This makes it subsequently more dependent on its remaining members – and thus less likely to take pro-active positions regarding this or that member (such as the editorial independence issues at the RG).

A General Crisis & Collapse?

Journalism in Bermuda is in the midst of an institutional collapseit’s in freefall – and the Media Council, which is supposed to be the key representative of Bermudian journalism, has been missing in action for some time, at least for the last year and a half. first-news-1109654-m

And just as journalism in Bermuda in general is in the midst of a general crisis, it would seem that the Media Council itself has been plunged into crisis, both in terms of resources and organisational abilities.

The Media Council is failing to be pro-active to address this crisis in journalism, and now, with its own internal crises, it’s not clear they can even take pro-active steps to save themselves, let alone Bermudian journalism.

The biggest losers in this are the electorate, who are rapidly losing the ability to access the information that good journalism is supposed to provide as a public good.

And this vacuum being created by these crises may well lead to more worrying developments regarding censorship, such as more heavy handed statutory regulation of the media, going forward…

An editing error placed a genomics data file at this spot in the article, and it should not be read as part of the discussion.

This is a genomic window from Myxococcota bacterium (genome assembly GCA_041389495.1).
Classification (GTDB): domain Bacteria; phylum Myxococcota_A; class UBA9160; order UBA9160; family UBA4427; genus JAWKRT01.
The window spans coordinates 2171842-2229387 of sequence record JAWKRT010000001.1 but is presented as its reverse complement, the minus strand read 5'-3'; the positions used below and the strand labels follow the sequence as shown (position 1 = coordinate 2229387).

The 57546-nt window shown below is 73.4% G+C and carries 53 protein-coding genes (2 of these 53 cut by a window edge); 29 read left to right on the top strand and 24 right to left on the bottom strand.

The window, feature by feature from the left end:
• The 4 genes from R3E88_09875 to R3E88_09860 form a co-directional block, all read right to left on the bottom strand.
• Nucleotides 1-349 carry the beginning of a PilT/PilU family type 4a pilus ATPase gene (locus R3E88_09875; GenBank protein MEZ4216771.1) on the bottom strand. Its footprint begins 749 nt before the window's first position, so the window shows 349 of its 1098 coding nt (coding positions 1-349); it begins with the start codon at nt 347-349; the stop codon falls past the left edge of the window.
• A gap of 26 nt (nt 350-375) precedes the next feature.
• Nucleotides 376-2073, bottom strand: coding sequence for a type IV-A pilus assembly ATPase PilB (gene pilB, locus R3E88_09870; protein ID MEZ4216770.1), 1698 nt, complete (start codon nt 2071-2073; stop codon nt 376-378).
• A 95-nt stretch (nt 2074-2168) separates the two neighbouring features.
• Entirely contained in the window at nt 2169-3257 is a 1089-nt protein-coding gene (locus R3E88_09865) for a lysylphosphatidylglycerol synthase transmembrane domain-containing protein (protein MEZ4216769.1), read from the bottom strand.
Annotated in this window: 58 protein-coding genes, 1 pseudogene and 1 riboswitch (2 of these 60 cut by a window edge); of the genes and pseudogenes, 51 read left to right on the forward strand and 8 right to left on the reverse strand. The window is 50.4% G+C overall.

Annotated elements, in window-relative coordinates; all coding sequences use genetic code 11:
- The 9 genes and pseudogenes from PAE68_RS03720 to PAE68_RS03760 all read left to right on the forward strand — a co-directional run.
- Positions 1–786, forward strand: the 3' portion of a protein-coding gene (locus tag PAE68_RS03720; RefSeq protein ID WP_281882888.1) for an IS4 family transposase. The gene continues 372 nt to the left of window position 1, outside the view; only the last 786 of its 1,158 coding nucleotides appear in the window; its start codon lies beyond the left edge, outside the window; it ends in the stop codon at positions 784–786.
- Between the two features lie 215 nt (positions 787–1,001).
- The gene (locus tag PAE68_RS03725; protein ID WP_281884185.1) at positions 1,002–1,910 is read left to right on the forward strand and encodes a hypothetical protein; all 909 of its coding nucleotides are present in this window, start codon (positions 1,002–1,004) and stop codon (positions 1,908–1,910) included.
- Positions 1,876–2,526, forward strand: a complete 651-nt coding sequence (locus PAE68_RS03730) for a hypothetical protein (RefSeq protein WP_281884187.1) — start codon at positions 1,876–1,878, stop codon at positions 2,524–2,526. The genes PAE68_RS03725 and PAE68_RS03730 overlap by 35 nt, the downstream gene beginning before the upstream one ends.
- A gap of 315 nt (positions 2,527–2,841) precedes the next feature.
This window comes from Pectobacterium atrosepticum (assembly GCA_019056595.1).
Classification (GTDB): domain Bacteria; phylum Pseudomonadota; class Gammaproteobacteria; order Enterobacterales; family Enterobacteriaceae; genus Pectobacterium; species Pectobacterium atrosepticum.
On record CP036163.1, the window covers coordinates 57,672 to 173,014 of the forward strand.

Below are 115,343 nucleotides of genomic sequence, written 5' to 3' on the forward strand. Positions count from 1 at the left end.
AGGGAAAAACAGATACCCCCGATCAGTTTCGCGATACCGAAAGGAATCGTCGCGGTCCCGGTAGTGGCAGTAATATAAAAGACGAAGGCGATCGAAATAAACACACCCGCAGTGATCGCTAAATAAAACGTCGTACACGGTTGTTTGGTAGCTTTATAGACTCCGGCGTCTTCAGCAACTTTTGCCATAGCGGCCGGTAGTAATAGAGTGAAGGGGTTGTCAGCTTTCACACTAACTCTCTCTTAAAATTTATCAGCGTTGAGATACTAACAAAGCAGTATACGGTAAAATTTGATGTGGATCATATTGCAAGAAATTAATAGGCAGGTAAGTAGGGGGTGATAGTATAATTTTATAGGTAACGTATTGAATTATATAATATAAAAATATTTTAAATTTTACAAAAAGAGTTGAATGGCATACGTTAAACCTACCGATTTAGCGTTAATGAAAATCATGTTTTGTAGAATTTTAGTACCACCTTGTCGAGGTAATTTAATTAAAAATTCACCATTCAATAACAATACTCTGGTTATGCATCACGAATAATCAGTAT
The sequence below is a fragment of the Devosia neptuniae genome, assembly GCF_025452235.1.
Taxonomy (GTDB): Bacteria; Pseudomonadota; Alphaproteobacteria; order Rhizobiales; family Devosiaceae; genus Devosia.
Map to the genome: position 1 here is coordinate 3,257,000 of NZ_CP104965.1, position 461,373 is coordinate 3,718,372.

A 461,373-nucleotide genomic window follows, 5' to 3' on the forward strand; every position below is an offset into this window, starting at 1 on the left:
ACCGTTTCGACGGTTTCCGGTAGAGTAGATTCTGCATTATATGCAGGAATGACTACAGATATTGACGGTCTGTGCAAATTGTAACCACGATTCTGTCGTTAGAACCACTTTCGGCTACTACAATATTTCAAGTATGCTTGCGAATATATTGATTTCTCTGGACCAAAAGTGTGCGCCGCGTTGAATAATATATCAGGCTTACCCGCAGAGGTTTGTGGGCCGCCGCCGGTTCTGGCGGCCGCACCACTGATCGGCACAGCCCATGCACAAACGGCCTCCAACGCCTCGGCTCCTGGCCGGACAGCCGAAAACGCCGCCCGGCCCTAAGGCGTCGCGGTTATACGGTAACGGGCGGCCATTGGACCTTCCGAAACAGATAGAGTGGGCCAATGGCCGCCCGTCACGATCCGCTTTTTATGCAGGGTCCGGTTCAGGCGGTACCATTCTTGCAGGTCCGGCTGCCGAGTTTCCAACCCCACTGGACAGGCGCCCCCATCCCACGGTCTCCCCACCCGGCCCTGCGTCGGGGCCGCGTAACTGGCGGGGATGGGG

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6 thoughts on “The Media Council – Missing in Action?

  1. well, yeah, okay. but the media council was moribund from inception. The legacy media had resisted its formation from its first conceptualisation in 1999.

  2. Pingback: MC, MIA? | Bermuda Blue

  3. I think the media council would say that it aims to protect freedom of expression in respect of the general ambit of voluntary regulation. And possibly advocating for its members in the face of any governmental threat to freedom of expression of the media.

    Ayo Johnson incident is one possible example, but he wasn’t a member of the MC at the time. If he had been he could have sought their weight to be put behind him.

    I think that the issues you raise are better raised by grassroots bodies than by the Media’s voluntary regulator

  4. Well I began to understand that when the media council was missing in action when they sanction me for telling the truth concerning worker/employer relations at KFC. They wanted me to apologise to the management. No way and I vow never to step through their door again. If I want KFC I’ll wait until I go to America.

  5. What is also really worrying, is that we are now left with just one hard copy daily newspaper.

    I can’t see anyone wanting to go into that business and offer an alternative view. And on line media isn’t everyone’s way of finding alternative opinion.

  6. Pingback: Cut & Paste Journalism? | "catch a fire"